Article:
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I'm sort of a newbie to Clojure. I have multiple threads trying to write to an output stream and If I'm not mistaken sockets and their streams are not thread safe meaning bits can be mixed up if I write to them simultaneously. One of the main benefits of clojure is inbuilt concurrency handling of race conditions. How can I utilize this for my scenario?

I tried looking into atoms, refs and so on. I initially thought declaring the output stream as an atom would work but I'm not too sure, as it seems it avoids changing the atom state simultaneously (using swap!) however i think you can dereference an atom from multiple threads meaning multiple threads will deref the atom holding my output stream and write to it concurrently.

Any advise will be most helpful.

thanks in advance

(defn send-my-data [output data-bytes]
    (.write output)
    (.flush output)
    (catch Exception excp
       (println (format "issue %s" (.printStackTrace excp))))

Now all my threads call this function anytime they want to write data to the output stream

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3 Answers 3

Agents are often considered the correct tool for this sort of task. They take a queue of tasks to run on their internal state and run them in the order they where received. They also play nicely with the rest of Clojure's STM. For instance messages sent to an agent form within a transaction are sent exactly once and only when the transaction commits.

user> (let [output-agent (agent "")] 
        (dotimes [x 10] 
          (send output-agent (fn [_] (println "hello" x)))))
hello 0
hello 1
hello 2
hello 3
hello 4
hello 5
hello 6
hello 7
hello 8
hello 9

In this example the action to be taken is an anonymous function that ignores it's input and just prints something.

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Based on the sample code i have provided how can i implement your method. I think i am having difficulty grasping the concept of the data type of the agent as i am trying to compare it to other basic data type i have worked with. I am not entirely sure what the actual output-agent does in the above example. Sorry if its a bit if a newbie question. I really want to understand the power of clojure concurrency. –  sqwale Oct 14 '13 at 20:56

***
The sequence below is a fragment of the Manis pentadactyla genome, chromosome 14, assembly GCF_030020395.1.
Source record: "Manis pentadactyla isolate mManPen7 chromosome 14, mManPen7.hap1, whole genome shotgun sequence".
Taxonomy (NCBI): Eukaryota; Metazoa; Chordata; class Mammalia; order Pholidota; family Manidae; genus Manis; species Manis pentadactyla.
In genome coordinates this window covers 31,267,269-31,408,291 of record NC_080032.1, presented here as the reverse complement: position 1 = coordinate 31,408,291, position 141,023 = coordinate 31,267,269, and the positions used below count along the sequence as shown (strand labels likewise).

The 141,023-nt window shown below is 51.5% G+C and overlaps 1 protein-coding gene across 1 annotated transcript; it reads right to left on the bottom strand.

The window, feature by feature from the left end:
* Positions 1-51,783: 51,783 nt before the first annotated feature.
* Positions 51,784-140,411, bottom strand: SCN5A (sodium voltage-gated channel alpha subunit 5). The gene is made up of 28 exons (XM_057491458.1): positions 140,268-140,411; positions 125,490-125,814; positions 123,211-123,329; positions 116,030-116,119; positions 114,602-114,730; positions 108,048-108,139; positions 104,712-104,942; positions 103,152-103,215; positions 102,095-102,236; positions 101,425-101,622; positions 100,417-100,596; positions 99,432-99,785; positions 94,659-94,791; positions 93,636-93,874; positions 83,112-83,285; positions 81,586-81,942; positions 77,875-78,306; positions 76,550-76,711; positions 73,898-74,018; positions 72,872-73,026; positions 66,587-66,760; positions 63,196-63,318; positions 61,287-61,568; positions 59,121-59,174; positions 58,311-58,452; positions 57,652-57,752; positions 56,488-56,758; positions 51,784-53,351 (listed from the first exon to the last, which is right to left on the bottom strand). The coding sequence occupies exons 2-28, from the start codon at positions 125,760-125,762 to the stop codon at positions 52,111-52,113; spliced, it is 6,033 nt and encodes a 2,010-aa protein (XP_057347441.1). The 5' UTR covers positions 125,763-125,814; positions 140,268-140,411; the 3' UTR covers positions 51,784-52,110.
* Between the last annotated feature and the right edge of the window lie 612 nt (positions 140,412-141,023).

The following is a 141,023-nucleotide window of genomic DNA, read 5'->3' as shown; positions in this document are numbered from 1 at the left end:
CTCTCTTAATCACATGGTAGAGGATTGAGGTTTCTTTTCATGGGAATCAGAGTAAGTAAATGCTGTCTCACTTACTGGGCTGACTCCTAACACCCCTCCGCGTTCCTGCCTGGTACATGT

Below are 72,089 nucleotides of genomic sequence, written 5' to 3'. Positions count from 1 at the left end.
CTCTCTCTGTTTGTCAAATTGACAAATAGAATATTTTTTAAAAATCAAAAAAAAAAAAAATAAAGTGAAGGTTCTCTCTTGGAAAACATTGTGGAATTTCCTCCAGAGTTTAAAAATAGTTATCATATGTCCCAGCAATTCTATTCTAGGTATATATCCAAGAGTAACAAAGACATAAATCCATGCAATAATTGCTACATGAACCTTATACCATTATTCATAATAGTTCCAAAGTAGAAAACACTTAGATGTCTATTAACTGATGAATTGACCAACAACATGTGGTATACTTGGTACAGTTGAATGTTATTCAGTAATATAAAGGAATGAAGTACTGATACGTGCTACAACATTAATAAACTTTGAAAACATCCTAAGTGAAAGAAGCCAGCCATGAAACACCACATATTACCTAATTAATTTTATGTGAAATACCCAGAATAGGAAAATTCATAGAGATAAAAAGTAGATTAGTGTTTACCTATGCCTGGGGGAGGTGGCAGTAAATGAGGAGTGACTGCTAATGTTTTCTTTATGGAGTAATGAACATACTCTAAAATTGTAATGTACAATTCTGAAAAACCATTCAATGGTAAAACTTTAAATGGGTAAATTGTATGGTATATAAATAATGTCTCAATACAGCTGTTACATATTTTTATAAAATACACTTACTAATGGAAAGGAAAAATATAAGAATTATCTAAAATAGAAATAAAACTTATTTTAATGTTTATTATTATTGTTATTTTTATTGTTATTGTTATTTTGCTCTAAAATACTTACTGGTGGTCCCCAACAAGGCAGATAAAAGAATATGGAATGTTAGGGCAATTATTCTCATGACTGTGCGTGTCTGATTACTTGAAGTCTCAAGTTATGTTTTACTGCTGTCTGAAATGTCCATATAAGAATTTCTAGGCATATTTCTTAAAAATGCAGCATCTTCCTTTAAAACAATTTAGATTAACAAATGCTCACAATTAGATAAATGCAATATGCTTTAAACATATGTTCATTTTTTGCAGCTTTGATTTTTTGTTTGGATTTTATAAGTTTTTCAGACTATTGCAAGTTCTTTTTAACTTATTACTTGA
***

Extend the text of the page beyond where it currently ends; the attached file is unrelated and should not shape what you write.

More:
In this example the content of output-agent is completely unused, output agent is being used as a task-queue that plays nicely with transactions and will collect any exceptions for later examination. each call to send puts a function to be run onto the agents input queue, then the agent thread-pool runs the functions in the input queue in the order they where received on a thread from a special agent thread pool. It is worth knowing about the send-off and send-via function if you are sending long-running jobs and or need to constrain parallel tasks. –  Arthur Ulfeldt Oct 14 '13 at 23:23

You can use locking if you need to ensure that no other thread is using an object (and want to wait at that point in your code and not do anything in that particular thread until that object is unlocked so you can lock it).

user> (dotimes [i 10] (future (println \h \e \l \l \o)))
hhh h e
 eh  le  l lo 
h e lh he  e ll h  el  ll  lo 
e  e l l oh
l l oo
l  ol

l lo o


 l l o

user> (dotimes [i 10] (future (locking *out* (println \h \e \l \l \o))))
 e l l o
h e l l o
h e l l o
h e l l o
h e l l o
h e l l o
h e l l o
h e l l o
h e l l o
h e l l o

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up vote 0 down vote accepted

I eventually implemented the agent method as I thought it was more idiomatic and for some other benefits of agents.

(let [wtr (agent (.getOutputStream mysocket) "agent.log")]
    (defn log [msg]
      (letfn [(write [out msg]
             (.write out msg)
             (.flush out)
      (send-off wtr write msg)))
  (defn close []
        (send wtr #(.close %))))

Adapted from here

Remember to return the output stream as agents take on the returned value. A common mistake.

Thank you Arthur Ulfeldt

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